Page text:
Start each day with a listening check. Put the hearing aids in your child’s ears upon waking. Keep the hearing aids in your child’s ears throughout the day. Your goal is fulltime hearing aid use. It may be helpful to keep a calendar of daily hearing aid use to share with your audiologist.
Getting to know other parents of children who have hearing loss in your community can be very important. They know what you are going through and can provide information that will help you. Some communities have organizations that you can join to make these connections. If you are working with the state parent/infant program or with the state early intervention services, they may be able to help. Sometimes, professionals working with your child can help you make these connections. There are also many support groups and information resources available on the Internet. Many organizations have Internet discussion boards, chat rooms, email, and list serves designed for parents, siblings, and others.
A cochlear implant is a device that helps some deaf or hard of hearing people hear. It has an internal part, and an external part. The internal part placed under the skin Behind-the-ear and inside the inner ear by the doctor. The external part includes a microphone and a speech processor and is worn outside the ear.
A hearing aid is a device that amplifies sounds and is worn in the ear. A cochlear implant is a device that amplifies an electrical signal and is implanted in the cochlea (inner ear) by a surgical procedure.
Getting a cochlear implant is a big step. Learn everything you can about cochlear implants and talk with other people about implants:
A cochlear implant is not a miracle cure for a hearing loss. The implant alone will not help your baby learn how to talk. The cochlear implant simply provides your baby with an opportunity to hear sound. The real work begins after your baby is implanted. You will spend many hours practicing listening and language skill before your baby will learn how to talk. The quality and quantity of language and listening practice will determine when and how fast your baby will learn how to talk.
Like any surgery, there are risks that you should know about. Keep in mind that most of these operations do not have problems. Your doctor should explain all of the risks to you.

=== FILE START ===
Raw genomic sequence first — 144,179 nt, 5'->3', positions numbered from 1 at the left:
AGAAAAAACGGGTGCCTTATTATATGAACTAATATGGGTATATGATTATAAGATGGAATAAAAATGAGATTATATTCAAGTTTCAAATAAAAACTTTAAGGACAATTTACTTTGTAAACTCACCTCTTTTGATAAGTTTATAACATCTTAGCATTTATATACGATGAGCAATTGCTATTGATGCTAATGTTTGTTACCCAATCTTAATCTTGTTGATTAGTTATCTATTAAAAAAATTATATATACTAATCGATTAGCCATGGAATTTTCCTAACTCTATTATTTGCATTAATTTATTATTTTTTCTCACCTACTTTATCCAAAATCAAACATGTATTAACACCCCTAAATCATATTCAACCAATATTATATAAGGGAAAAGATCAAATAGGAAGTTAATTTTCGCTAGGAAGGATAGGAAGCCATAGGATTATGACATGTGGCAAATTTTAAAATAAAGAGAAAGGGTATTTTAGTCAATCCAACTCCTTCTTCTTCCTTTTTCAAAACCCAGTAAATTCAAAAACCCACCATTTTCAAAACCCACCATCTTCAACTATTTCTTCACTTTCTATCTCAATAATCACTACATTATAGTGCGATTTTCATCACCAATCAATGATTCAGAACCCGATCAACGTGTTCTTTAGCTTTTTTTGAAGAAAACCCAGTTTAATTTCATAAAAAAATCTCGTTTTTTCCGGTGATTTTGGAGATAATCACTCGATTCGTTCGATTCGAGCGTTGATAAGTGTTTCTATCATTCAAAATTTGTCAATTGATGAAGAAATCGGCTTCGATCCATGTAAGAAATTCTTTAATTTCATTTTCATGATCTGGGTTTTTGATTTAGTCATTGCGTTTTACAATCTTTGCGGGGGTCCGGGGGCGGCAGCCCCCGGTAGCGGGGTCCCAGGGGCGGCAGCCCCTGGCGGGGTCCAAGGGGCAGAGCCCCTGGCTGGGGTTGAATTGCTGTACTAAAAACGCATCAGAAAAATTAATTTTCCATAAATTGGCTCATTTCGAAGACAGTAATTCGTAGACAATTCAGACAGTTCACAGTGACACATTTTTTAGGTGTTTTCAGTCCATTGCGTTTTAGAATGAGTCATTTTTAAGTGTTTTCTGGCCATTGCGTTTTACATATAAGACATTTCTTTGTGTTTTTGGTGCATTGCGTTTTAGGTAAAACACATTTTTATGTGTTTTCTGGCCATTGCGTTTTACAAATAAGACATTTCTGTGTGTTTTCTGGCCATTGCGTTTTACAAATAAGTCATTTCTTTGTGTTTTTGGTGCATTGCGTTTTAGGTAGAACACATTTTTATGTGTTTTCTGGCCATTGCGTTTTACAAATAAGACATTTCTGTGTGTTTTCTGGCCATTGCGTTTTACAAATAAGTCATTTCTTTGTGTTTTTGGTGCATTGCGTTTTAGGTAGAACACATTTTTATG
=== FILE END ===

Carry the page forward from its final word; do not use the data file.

The team approach is used in many implant centers. The people on the team will evaluate your child and family to see if people on the team will evaluate your child and family to see if a cochlear implant is a good choice.
Here's a list of people who may be on the team:
A child who has a cochlear implant in one ear and severe hearing loss with no amplification in the other ear can only listen with one ear.
Try plugging one ear when talking to a friend in a noisy environment and you’ll soon notice that it becomes difficult to understand what your friend is saying. Using two ears to listen makes it easier to listen in noisy situations, and makes it easier for you to locate where sounds come from. Your child cannot enjoy these advantages that you have when he or she listens with amplification only in one ear.
Furthermore, if your child does not make use of the residual hearing in the non-implanted ear, that ear may gradually lose its ability to analyze sounds. Without amplification, the ear is not stimulated by sounds and it won’t be able to work so well if and when your child needs to call on it in the future.
Since 2009 Phonak is partnering with a leading cochlear implant company, Advanced Bionics LLC. Both companies have always had a long standing commitment towards children with impaired hearing, their families and the professionals that support them.
Read up on the experience of families that have chosen Advanced Bionics as their partner: www.advancedbionics.com/bea
Read the latest on Advanced Bionics products and their leading performance on www.advancedbionics.com